Sunday, February 07, 2010

Lofty Goals

Some homeschoolers set lofty goals. They see no harm in shooting for the stars, achieving as much as possible. After all, no harm done if you fail at the goals, right? You've achieved more by setting high goals (and "failing") than you would've achieved if you set lower goals and actually met them.

Other homeschoolers set smaller goals that they're pretty sure they can meet. Whatever they do beyond that is gravy.

Right now I'm reading a book about social-skills curriculum and perspective taking. The author describes that social skills can be learned by folks with autism or VCFS or any number of other impairments. She discusses that the ability to learn these skills is on a continuum: some people just won't get it, some learn with great difficulty, some can learn relatively easily, and then there are the neuro-typical folks who learn social skills and perspective taking naturally. The author discussed recognizing the limitations that some children face:

Some parents express concern that by acknowledging that their child will not completely resolve his or her social/communication challenges, they are giving up "hope" for their child's future. I believe the opposite. Realistic hope helps us focus proactively on how services can help the child progress beyond his or her current level. In my experience, members of the treatment team who have unrealistic expectations often put unreasonable pressure on the child, parents, and supporting professionals. This creates stress and even animosity related to establishing and carrying out the treatment plan.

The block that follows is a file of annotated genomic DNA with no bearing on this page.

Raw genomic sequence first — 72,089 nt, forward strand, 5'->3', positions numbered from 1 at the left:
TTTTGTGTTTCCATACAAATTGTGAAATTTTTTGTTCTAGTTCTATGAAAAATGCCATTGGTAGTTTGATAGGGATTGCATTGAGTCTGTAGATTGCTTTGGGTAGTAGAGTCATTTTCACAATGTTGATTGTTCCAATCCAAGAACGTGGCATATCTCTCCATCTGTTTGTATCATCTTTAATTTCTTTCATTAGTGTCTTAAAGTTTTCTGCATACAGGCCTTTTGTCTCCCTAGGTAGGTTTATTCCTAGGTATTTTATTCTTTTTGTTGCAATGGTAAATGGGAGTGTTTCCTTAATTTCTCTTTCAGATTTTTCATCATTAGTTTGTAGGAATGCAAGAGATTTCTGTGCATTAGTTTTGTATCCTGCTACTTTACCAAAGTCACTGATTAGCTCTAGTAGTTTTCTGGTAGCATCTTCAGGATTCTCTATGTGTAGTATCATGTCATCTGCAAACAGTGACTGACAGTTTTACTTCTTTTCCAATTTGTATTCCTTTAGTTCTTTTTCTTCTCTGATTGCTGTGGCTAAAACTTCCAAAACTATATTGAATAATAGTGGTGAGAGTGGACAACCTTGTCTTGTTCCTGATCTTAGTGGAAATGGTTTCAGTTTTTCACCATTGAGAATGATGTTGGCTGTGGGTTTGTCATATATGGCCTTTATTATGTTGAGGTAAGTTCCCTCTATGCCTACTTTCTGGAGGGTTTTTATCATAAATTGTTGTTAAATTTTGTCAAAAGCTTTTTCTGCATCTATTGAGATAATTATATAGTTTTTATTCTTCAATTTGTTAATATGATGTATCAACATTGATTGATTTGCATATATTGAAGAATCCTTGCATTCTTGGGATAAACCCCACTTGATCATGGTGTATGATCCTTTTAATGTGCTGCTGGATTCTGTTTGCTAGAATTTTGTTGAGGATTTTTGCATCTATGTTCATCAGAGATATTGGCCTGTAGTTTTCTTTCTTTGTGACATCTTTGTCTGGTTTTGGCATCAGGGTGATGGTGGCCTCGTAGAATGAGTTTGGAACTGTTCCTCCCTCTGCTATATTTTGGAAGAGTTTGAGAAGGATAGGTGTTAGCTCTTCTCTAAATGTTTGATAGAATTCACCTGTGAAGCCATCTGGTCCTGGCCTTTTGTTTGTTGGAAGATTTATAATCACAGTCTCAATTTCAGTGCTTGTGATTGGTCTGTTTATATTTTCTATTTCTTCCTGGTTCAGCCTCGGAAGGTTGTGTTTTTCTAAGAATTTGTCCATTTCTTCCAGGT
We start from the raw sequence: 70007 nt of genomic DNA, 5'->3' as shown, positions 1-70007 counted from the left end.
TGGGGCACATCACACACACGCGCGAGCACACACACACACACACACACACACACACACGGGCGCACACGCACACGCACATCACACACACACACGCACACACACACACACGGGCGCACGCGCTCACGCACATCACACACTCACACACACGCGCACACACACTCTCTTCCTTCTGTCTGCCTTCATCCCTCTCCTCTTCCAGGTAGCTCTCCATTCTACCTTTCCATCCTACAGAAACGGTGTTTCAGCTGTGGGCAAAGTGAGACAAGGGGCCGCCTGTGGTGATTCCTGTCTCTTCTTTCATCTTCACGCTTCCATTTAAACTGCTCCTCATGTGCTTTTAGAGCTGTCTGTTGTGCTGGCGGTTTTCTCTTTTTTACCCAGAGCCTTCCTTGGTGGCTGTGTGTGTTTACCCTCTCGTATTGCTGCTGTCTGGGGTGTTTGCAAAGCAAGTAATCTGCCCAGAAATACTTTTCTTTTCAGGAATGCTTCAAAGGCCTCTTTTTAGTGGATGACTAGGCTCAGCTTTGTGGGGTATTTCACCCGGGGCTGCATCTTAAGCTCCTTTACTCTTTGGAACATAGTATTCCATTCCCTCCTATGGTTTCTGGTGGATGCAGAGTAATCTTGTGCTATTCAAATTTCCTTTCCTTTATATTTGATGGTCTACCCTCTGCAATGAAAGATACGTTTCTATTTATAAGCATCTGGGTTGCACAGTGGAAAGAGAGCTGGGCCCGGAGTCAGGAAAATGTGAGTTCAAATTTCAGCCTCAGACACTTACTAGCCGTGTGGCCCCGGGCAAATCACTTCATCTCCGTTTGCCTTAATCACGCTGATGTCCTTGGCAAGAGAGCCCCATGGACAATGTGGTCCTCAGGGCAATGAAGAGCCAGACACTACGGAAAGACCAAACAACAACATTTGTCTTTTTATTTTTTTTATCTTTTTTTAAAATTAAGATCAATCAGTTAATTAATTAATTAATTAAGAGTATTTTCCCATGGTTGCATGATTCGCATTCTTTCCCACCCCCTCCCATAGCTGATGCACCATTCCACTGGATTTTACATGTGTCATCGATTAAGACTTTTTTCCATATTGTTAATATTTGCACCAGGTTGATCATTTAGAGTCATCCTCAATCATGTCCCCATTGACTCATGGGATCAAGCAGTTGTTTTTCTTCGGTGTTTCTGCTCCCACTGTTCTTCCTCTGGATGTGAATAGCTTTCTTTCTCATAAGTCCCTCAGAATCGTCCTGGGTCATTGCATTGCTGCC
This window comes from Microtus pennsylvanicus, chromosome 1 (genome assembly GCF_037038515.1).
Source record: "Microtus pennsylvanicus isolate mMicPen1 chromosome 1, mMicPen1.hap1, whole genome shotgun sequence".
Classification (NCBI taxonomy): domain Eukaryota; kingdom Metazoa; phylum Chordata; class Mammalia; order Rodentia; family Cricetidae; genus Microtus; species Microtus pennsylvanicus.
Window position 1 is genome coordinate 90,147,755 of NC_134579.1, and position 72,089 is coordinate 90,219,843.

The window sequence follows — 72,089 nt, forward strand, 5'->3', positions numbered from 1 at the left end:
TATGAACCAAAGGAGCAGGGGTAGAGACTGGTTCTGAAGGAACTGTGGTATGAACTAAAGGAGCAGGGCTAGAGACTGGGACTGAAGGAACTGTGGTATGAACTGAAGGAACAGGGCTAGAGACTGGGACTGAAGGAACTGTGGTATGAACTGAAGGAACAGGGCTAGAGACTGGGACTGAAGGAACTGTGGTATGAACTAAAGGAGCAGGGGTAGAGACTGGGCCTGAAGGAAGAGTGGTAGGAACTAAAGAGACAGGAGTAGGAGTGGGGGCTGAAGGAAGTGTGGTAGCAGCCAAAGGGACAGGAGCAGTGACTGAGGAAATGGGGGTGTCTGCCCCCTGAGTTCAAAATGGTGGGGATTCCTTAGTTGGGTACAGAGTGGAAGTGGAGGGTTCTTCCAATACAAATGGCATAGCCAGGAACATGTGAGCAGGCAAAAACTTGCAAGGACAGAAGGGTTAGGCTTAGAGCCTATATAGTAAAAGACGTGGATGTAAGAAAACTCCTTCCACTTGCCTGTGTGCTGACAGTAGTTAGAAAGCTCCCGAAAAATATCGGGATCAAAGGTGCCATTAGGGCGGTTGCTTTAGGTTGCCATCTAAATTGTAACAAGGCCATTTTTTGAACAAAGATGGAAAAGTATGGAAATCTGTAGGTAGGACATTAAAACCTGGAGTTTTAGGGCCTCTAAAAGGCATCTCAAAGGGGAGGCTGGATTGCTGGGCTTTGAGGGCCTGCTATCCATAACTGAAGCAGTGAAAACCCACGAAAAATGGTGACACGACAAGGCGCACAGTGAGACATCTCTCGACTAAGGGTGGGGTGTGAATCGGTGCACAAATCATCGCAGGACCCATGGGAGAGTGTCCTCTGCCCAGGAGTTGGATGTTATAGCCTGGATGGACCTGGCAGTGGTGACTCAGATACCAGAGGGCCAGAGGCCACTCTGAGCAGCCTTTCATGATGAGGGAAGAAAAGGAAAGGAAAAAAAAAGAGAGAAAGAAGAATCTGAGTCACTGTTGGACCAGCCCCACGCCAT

Thinking About You Thinking About Me: Teaching Perspective Taking and Social Thinking to Persons with Social Cognitive Learning Challenges; Michelle Garcia Winner, 2007, page 4.

1 comment:

  1. Communicating lofty goals and high expectations for your kid is a complete and unmitigated disaster when said child is a perfectionist. They look at the sky-high goals you have and they give up.

    If you've got a laid-back, roll-with-the-punches kid, then high expectations gives them something to shoot for, and it works well.